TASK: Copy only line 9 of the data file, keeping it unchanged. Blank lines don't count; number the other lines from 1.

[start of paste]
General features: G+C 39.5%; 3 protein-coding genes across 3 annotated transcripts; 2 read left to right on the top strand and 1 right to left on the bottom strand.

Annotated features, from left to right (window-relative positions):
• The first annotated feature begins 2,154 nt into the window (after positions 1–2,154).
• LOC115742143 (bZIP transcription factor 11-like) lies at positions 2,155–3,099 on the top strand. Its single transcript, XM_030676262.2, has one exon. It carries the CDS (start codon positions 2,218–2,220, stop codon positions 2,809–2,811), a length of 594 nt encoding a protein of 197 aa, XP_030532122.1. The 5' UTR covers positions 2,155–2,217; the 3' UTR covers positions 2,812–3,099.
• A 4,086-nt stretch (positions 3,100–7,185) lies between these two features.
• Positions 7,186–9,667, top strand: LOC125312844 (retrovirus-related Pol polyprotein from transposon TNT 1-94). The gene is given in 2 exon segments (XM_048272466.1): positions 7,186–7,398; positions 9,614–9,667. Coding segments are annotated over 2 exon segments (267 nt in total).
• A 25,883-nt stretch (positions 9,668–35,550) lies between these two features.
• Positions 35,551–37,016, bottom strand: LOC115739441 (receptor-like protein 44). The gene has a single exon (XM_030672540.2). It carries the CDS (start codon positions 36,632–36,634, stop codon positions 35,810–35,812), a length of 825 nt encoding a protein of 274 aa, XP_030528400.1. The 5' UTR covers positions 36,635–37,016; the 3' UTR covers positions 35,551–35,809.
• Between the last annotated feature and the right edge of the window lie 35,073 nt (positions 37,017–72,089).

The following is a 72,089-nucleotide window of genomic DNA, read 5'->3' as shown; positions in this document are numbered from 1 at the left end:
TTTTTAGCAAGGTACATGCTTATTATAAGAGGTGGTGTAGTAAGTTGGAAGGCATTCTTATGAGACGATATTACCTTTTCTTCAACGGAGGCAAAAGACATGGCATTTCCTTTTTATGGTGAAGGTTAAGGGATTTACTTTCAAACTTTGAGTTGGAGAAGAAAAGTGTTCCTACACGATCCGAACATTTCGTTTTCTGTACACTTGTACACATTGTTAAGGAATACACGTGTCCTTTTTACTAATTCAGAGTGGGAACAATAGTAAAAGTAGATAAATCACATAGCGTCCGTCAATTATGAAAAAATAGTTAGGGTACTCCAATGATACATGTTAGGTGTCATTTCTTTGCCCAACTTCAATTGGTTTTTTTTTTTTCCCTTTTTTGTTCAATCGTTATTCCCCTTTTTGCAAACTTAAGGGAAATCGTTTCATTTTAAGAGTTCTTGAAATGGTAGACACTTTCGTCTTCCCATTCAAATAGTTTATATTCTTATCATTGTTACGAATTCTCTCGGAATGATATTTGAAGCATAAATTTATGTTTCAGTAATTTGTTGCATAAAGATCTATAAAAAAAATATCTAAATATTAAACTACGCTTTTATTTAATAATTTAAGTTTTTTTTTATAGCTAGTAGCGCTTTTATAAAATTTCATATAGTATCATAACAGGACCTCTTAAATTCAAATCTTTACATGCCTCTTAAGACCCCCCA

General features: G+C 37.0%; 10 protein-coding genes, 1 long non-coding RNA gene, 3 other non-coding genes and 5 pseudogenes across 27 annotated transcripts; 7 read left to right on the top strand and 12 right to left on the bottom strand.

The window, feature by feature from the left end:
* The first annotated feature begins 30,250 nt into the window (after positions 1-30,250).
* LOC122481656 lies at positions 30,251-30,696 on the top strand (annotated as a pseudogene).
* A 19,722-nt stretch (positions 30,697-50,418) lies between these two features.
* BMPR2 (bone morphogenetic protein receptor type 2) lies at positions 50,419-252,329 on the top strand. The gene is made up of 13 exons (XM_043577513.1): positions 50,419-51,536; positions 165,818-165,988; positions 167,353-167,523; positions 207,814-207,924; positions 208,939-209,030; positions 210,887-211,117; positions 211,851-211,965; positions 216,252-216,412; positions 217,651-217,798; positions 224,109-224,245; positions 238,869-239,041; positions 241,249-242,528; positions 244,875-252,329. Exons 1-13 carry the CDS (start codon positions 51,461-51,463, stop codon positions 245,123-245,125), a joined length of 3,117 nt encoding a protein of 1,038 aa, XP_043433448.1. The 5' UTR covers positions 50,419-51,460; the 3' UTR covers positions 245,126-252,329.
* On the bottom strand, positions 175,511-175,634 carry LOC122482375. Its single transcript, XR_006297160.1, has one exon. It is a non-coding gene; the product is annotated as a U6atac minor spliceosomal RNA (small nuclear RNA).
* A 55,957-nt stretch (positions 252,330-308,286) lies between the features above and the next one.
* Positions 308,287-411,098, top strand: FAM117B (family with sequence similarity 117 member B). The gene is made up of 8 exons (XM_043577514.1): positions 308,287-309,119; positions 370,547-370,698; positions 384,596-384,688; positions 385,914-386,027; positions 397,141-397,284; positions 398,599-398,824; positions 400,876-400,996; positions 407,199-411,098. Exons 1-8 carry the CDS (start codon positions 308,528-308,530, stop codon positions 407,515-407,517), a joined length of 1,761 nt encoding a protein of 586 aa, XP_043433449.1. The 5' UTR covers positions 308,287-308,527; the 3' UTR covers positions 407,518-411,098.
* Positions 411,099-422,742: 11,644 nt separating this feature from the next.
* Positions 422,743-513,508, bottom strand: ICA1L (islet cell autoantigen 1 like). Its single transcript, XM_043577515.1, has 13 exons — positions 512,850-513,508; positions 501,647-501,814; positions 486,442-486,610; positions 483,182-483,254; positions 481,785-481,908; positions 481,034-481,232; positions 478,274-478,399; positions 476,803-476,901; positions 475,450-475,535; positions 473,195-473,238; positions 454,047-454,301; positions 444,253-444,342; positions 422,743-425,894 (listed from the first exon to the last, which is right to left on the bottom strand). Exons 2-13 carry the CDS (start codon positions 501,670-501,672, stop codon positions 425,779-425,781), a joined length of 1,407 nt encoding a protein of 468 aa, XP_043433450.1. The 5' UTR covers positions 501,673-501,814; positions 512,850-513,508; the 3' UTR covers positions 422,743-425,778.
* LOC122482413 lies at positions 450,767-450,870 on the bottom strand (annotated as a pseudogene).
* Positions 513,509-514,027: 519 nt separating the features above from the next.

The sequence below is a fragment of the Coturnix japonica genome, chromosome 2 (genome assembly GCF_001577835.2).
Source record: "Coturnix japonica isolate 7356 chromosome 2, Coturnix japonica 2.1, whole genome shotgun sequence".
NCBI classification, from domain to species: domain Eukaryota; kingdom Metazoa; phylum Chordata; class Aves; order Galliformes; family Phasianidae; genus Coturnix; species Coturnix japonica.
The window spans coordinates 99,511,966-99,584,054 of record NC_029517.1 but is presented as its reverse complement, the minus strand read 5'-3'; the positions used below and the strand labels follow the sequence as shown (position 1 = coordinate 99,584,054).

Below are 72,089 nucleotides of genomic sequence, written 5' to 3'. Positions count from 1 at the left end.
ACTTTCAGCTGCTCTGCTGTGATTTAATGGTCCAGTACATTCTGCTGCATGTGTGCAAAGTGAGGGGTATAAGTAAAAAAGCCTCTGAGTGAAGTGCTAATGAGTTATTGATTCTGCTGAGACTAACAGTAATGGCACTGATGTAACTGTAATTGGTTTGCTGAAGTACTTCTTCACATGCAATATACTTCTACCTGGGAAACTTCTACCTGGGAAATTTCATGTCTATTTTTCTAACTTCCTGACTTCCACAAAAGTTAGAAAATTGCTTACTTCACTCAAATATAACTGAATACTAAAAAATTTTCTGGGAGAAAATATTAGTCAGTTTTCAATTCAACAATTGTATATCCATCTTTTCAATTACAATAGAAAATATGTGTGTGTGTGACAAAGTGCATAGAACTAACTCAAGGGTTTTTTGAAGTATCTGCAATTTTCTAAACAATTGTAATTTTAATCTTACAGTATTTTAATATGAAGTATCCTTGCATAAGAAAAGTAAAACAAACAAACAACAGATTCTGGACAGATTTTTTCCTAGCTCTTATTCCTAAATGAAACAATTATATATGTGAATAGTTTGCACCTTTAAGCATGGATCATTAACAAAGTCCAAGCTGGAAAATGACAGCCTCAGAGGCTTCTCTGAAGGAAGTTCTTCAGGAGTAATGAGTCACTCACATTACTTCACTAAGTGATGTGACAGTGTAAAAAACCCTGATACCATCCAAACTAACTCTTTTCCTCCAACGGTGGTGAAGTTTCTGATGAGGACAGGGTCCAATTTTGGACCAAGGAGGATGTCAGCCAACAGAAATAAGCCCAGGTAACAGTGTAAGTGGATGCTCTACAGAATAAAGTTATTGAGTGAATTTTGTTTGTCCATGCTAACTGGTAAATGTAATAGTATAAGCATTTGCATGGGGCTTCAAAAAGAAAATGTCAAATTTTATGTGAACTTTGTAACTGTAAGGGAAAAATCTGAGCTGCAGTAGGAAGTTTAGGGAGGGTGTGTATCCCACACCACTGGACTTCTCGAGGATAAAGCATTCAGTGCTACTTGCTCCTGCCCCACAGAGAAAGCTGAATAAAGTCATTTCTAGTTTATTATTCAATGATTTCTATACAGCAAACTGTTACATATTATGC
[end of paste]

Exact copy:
• Between the last annotated feature and the right edge of the window lie 35,073 nt (positions 37,017–72,089).